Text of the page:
Ductless mini-split systems are a brilliant idea. They’re like a halfway house for air conditioners. It’s not a window AC or an awful not-really-portable “portable” AC. It’s more or less central AC but without the ductwork. In addition, the mini splits can act as heaters. So, they are wonderful for more temperate climates or as auxiliary heat in more severe climates. You do need to have a condenser outside, however.
I have talked about these AC units before. There is some controversy about whether they can have any enclosure whatsoever.
Now, that is something to discuss. If any of you have firsthand or even second experience with this, please let us know in the comments.
At any rate, you don’t have to have the fugly shiny white box on the wall. There are other options for units in the ceiling. There are console units that sit on the floor or near the floor and against a wall.
My idea is to put a new console unit into the window seat and create a cover for it with a grill. The above radiator cover is only to give a vague idea. There would be a grill on top too. The grill can open and maybe even come off. The point is to get that shiny white thing off of that wall. Don’t you feel better already? I know I do. I don’t have time, just now, to convey better what I’m thinking about. However, I will leave you with another image summarizing the main architectural changes.
Above, you can see from the bottom up. I have added a wall that’s about 45″. I added two not-deep sconces because the front door swings towards that wall, I believe. It’s good to check the clearance before ordering. Some sconces are only a couple of inches or so deep.
I’ve replaced the fan with a simple three-blade in white from Hunter Fans.
I’m quite fond of the Presto fan in white from Hunter fans. It’s the low-profile version of the one with a stem above. It’s simple and unobtrusive. There are times to make a statement with a fan, but I don’t feel this is one of them.
Yes, I yanked out the bookcase. I keep apologizing. But, it’s not working for me.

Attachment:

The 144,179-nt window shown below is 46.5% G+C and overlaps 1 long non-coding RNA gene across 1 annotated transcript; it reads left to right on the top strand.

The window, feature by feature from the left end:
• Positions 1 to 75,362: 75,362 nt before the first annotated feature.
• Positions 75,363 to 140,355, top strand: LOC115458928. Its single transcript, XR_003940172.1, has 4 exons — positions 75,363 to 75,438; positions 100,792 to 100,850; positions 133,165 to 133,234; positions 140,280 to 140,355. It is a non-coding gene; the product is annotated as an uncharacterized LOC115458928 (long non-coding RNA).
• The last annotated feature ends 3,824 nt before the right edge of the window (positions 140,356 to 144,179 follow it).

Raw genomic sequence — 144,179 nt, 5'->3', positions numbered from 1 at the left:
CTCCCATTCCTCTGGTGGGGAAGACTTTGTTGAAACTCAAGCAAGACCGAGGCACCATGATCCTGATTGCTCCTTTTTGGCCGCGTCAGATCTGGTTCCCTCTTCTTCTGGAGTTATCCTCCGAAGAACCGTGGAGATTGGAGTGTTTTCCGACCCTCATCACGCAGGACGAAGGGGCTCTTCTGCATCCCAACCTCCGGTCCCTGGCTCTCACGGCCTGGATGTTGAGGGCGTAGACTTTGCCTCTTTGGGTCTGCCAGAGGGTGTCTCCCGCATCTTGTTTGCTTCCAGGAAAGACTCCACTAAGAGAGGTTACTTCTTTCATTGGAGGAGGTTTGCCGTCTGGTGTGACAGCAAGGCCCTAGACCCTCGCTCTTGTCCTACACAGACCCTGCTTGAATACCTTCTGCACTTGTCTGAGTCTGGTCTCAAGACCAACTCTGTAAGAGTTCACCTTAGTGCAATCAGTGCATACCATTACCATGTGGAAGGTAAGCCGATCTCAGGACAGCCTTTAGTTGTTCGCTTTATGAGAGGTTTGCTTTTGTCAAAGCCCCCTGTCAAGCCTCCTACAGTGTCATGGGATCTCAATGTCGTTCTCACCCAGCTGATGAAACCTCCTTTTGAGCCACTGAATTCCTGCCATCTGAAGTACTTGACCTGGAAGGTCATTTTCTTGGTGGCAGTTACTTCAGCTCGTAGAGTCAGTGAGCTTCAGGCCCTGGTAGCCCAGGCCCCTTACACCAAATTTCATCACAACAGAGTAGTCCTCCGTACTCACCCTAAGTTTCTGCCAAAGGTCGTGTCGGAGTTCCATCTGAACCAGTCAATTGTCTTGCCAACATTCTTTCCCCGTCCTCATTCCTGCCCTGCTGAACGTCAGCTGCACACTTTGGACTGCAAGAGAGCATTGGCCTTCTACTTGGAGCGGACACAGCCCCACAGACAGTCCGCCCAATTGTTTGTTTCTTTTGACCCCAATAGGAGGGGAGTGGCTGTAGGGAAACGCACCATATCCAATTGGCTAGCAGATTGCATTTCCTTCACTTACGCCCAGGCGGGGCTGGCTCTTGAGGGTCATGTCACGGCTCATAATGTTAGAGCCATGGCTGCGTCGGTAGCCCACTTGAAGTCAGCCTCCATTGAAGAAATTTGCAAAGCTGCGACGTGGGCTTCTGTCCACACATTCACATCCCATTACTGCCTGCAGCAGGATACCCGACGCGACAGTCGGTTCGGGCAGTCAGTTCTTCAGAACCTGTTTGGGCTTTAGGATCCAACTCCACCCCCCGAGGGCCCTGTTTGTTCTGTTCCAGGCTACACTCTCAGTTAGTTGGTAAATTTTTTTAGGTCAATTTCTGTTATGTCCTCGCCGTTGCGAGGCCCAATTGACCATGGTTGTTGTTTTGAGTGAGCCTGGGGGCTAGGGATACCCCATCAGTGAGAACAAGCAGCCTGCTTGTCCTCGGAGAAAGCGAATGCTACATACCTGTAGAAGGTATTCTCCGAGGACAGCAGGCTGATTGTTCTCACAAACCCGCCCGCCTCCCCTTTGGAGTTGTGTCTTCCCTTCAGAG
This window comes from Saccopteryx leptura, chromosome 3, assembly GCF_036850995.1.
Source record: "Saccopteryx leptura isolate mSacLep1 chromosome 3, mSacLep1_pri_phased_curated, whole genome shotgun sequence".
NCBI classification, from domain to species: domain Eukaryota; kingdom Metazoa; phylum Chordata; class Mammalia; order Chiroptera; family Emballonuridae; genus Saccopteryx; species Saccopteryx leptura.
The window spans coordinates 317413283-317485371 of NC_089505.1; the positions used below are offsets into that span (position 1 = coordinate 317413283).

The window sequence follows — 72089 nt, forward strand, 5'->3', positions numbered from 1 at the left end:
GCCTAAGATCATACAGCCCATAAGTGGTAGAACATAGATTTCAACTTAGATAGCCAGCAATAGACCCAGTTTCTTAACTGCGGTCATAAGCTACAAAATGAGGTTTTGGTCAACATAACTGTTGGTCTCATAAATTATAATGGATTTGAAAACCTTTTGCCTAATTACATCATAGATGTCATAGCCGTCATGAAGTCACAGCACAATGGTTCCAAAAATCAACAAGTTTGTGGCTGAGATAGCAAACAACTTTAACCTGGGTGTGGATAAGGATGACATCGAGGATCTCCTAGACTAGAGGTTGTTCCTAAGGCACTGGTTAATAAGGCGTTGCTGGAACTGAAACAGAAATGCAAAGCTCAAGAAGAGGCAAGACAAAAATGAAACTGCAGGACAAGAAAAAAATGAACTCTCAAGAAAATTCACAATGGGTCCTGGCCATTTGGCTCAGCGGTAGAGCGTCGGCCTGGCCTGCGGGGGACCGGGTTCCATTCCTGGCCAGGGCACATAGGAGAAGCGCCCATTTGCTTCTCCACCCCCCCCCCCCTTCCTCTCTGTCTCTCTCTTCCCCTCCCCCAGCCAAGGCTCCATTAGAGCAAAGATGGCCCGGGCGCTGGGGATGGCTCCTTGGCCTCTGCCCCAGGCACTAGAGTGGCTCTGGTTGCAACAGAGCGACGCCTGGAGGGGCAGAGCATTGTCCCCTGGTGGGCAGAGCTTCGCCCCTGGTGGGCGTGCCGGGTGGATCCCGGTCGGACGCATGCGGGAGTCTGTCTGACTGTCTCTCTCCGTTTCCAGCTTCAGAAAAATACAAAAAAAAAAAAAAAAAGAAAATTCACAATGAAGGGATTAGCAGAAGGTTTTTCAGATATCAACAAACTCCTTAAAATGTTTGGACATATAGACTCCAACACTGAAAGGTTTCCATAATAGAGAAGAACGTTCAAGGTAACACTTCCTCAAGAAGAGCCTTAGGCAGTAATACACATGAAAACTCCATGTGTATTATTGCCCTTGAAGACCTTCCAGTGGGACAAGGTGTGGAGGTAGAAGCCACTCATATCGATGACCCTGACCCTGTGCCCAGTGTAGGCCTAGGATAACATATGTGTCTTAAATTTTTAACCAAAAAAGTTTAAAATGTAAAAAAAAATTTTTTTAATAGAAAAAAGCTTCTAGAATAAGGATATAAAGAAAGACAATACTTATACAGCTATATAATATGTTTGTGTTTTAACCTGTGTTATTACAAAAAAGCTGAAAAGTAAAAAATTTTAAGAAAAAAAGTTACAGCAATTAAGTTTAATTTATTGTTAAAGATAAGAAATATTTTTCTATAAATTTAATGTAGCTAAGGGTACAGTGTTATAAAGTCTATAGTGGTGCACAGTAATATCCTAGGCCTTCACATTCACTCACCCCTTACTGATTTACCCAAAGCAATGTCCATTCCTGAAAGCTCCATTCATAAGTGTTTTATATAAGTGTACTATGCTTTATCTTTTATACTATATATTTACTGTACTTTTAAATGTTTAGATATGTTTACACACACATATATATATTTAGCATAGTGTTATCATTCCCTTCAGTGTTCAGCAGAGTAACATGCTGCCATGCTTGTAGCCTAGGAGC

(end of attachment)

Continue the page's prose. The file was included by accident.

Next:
Next up; okay, just a little about the fireplace. ;]
I put some honed black granite on the hearth. There’s more to it than that. But, those circles on top of the mantel indicate some small candlestick lamps. I would put a beautiful mirror over the mantel.
I will also address more about the lighting on Wednesday. This room should glow with soft, warm, flattering light. It is so important.
We will address the back wall, which is currently a family photo gallery wall.
Cher wants some curtains, and I agree that would be terrific.
Last, in this typical American home, you can see where I housed the mini split console unit from a bird’s eye view in the floor plan. It would be a console that’s low enough. I found one that’s only 24″ high, which should be perfect as the seat looks taller than that.
I have done a room layout that I like and want to do a couple more slight variations. In addition, there are a few other things, like the dado anaglypta wallpaper. However, I definitely want to talk about the paint colors, as well.
Okay, that’s all for this installment. I hope you enjoyed this post about a typical American Home.
Of course, if something isn’t clear or there’s something I’ve missed, please address that in the comments.
Otherwise, the topics for today’s discussion are:
- A new wall extending over the peninsula and stools
- Air conditioner
- And, how do you feel about the bookcase?
I know. I was a bit torn, too, because it’s nice. I think it would’ve been better to build it across the entire wall. Or, better yet, a free-standing piece or individual pieces. There are a lot of options.
Thank you again to all who took the survey! I’m still plowing through them all.
Please check out the newly updated HOT SALES. There are some fantastic ones going on right now, and some are ending on the 9th. Also I made a brand new clothing widget for the Nordy’s half-yearly sale.